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Aggregate and visualize metrics for installations of Dataverse around the world
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README.md

dataverse-metrics

Introduction

dataverse-metrics aggregates metrics from multiple Dataverse installations and visualizes them on a web page.

dataverse-metrics was designed to aggregate metrics across all installations of Dataverse around the world, but can also be configured for a single installation of Dataverse. It makes use of the Dataverse Metrics API that was added in Dataverse 4.9.

Requirements

  • Python 2 or Python 3
  • Apache web server or similar
  • a web browser

Installation

Put code into place

Change to the parent directory for where you will install dataverse-metrics. /var/www/html is the default "DocumentRoot" for Apache on CentOS (defined in /etc/httpd/conf/httpd.conf) and is suggested as a place to install dataverse-metrics, but you are welcome to install it wherever you want and use any server you want.

cd /var/www/html

Clone the repo:

git clone https://github.com/IQSS/dataverse-metrics.git

Change to the directory you just created by cloning the repo:

cd dataverse-metrics

Configuration

Copy config.json.sample to config.json and edit the following values:

  • installations: An array of Dataverse installation URLs.
  • api_response_cache_dir: Fully qualified directory where JSON files representing API responses will be stored.
  • aggregate_output_dir: Fully qualified directory where TSV output files of aggregated metrics will be stored.
  • num_months_to_process: For monthly metrics, the number of months to go back in time to download metrics from each Dataverse installation.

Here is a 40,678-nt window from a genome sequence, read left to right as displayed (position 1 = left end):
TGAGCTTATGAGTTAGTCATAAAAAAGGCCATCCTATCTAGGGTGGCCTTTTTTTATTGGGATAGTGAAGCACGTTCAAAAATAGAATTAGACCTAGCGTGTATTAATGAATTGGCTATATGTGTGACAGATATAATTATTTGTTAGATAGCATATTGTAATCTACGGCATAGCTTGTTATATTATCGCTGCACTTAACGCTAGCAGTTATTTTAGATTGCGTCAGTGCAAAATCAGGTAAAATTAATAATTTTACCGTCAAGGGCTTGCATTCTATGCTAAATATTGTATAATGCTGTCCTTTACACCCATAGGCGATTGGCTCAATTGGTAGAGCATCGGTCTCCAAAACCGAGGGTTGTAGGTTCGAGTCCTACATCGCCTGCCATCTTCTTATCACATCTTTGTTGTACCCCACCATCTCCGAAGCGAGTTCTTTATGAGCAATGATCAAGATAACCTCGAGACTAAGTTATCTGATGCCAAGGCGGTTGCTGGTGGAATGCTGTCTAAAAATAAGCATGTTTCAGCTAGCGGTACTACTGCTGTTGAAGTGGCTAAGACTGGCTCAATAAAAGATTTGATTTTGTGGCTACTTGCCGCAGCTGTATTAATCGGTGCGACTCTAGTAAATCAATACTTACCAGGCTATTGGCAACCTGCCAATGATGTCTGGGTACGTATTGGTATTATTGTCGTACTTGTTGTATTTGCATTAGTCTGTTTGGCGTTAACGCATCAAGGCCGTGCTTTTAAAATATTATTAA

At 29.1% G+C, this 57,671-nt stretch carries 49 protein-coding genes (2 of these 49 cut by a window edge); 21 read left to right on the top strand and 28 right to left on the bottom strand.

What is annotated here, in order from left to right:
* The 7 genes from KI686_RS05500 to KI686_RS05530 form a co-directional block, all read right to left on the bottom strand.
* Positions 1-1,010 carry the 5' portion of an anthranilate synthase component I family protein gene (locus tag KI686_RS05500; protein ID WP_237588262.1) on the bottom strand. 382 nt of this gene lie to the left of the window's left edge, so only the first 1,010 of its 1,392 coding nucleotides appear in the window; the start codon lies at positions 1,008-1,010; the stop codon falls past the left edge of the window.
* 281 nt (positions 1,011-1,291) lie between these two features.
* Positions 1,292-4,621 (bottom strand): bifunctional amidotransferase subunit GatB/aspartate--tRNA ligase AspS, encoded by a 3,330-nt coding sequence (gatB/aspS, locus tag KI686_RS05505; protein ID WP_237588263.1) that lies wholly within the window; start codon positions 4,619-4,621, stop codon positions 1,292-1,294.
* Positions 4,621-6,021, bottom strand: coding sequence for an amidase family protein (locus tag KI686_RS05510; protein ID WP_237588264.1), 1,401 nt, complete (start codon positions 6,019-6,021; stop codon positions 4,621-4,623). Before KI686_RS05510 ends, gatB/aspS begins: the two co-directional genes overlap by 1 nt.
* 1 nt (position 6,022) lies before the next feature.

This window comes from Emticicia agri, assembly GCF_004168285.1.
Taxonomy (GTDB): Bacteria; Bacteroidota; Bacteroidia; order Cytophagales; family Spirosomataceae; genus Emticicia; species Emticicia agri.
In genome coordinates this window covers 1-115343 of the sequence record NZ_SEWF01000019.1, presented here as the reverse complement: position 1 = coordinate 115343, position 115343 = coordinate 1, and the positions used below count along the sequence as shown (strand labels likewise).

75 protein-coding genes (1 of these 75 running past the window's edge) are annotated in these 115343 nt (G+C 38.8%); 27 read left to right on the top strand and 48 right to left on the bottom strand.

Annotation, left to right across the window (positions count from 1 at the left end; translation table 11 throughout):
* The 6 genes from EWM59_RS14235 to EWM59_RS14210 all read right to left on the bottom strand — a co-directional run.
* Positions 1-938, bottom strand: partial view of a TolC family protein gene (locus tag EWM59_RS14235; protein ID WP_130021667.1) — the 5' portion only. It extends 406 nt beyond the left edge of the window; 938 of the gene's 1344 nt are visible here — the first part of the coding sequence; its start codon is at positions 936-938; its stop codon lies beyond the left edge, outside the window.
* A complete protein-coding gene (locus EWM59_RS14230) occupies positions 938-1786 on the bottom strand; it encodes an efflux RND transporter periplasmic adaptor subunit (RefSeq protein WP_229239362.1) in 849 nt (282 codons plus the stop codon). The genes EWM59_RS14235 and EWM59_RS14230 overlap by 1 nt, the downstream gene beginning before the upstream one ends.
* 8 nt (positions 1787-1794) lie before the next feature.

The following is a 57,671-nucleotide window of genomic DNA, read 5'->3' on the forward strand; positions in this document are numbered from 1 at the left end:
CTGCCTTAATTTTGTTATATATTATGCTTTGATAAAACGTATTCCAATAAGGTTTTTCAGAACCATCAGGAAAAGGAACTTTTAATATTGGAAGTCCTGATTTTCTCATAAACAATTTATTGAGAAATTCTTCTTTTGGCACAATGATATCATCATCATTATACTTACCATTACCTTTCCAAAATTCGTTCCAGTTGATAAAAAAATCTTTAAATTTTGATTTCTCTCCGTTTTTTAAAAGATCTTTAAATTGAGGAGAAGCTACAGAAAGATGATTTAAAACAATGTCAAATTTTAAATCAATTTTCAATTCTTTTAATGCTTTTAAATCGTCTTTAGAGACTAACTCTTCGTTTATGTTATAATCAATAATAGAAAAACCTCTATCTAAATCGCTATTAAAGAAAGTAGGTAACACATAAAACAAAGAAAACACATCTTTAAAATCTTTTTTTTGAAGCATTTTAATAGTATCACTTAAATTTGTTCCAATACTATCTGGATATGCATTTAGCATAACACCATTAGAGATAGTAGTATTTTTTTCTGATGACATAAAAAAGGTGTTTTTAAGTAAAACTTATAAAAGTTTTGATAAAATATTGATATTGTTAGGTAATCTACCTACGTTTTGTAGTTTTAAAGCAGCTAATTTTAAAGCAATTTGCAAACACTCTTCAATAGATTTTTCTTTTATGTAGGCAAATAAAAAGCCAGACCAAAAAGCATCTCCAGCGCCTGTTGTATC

• month_filter_enabled: If you have num_months_to_process set high (e.g. 36 months) the dates will disappear from the bottom of the bar charts. Changing this boolean to true will make only even months appear and with fewer bars the dates will be visible.
  • endpoints: An array of Metrics API endpoints to process. Note that the two types are single (i.e. datasets/bySubject) and monthly (i.e. downloads/toMonth). (You will notice a third type called monthly_itemized in config.json.sample but it is not yet supported.)
  • blacklists: Arrays of terms to blacklist. Only the datasets/bySubject endpoint can have a blacklist.
  • colors: A single color for bar charts and a palette of colors for tree maps.
  • github_repos: An array of GitHub repos such as https://github.com/IQSS/dataverse. A line will be added per repo about the number of contributors.

Aggregating metrics

Now that your config.json file is ready, run the metrics.py script to create a TSV file for each of the endpoints and a contributors.json file for the github_repos, all of which will be placed in the aggregate_output_dir directory:

python3 metrics.py

(Please note that if you don't have Python 3 installed, Python 2 should work fine too but Python 3 is highly recommended because Python 2 will not be maintained past January 1, 2020 according to https://pythonclock.org and PEP 373.)

Viewing the visualizations

Using the instructions above, index.html has been placed at /var/www/html/dataverse-metrics/index.html and should be available on your Apache server at http://example.com/dataverse-metrics/index.html

Adding additional installations

The list of Dataverse installations depends on all-dataverse-installations.json which can be updated with the following script as new installations are added to the map produced by miniverse:

./update-all-installations-list.sh

Updating Metrics

To update your metrics periodically, you'll want to queue up a shell script in some flavor of cron.

Here's an example shell script to get you started.

On a Red Hat or CentOS system, you might drop a file like update_metrics.cron into /etc/cron.d/ to update on a specified schedule.

Contributing

We love contributors! Please see our Contributing Guide for ways you can help and check out the to do list below.

To Do

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